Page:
Do Patient-Specific Implants Decrease Complications and Increase Orbital Volume Reconstruction Accuracy in Primary Orbital Fracture Reconstruction?

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Journal of oral and maxillofacial surgery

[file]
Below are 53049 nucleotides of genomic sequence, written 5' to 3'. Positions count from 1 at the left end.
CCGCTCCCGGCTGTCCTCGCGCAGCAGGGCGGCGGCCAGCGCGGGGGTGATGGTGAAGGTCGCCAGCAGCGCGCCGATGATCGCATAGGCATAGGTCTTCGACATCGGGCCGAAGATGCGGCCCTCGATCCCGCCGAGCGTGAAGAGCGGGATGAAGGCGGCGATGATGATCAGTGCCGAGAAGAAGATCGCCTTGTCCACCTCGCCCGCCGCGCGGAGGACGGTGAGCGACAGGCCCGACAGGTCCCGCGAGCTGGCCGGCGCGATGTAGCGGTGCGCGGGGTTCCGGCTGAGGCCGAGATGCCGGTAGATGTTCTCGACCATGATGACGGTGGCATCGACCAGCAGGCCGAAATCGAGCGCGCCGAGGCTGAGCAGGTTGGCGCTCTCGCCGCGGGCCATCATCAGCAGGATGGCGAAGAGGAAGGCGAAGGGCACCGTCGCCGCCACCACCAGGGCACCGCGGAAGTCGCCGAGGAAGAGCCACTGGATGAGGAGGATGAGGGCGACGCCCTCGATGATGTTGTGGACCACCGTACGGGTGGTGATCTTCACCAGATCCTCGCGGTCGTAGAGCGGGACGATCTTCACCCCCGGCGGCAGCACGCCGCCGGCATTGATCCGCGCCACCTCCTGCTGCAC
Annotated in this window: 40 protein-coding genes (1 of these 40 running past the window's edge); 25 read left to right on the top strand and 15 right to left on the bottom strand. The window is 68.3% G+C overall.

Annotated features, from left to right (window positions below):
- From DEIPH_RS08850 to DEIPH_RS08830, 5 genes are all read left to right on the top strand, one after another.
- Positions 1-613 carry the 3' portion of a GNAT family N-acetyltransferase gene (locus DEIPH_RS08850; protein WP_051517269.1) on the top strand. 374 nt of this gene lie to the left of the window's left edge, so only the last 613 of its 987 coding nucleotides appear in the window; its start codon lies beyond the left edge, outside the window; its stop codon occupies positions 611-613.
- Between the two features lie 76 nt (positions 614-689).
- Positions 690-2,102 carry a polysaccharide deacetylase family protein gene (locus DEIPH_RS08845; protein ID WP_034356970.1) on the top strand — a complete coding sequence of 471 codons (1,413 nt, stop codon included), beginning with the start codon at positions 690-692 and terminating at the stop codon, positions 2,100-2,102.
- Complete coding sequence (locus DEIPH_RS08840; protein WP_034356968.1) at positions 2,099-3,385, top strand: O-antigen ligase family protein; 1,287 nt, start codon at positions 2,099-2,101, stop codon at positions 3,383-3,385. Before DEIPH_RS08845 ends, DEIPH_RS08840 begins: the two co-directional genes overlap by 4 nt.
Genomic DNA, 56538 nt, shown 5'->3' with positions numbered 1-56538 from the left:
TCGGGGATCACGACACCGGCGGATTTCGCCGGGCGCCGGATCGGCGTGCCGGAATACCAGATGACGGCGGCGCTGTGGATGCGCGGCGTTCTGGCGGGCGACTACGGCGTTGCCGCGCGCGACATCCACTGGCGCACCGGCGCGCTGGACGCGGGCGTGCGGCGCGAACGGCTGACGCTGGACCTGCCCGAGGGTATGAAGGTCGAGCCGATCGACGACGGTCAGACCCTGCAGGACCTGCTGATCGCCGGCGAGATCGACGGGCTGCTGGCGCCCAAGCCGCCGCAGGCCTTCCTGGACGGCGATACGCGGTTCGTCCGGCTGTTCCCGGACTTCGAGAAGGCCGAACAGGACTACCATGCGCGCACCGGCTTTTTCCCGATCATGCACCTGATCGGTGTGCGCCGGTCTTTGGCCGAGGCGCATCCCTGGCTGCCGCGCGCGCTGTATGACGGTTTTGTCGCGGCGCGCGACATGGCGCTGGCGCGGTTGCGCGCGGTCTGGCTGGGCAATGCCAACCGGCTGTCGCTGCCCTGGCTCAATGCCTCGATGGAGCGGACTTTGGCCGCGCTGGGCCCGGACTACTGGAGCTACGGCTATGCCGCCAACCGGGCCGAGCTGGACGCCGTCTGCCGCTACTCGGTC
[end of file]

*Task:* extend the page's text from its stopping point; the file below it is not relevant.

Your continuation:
urpose Patient-specific titanium implants are increasingly used in orbital trauma as a means of achieving improved surgical outcomes as well as decreasing postoperative complications; however, the data to support their use remain limited. The purpose of this study is to compare the complication rates and accuracy of orbital reconstruction using preformed titanium mesh implants and patient-specific implants. Methods The authors conducted a retrospective cohort study consisting of patients with orbital floor and/or medial wall fractures treated by reconstruction with either preformed or patient-specific implants from August 1, 2015 to December 31, 2020. The primary predictor variable was the implant type. Outcome variables were the percent volume difference between the reconstructed and uninjured orbital volume and complications. Statistical analysis was performed using Fisher exact test and Wilcoxon rank-sum test. Results Of the 85 patients in the study, 73% were male and the average age was 38.7 ± 16.6 years. Sixty-one patients (72%) were treated with preformed implants and 24 (28%) with patient-specific implants. Complications occurred in 8.3% of the patient-specific implant group and 26.2% of the preformed implant group (P = .08). Percent volume difference between the reconstructed and nontraumatized orbit was 4.2% and 6.8% in the patient-specific and preformed implant group, respectively (P = .03). Conclusions Patient-specific implants improved orbital volume reconstruction accuracy but did not decrease complications when compared to preformed implants.

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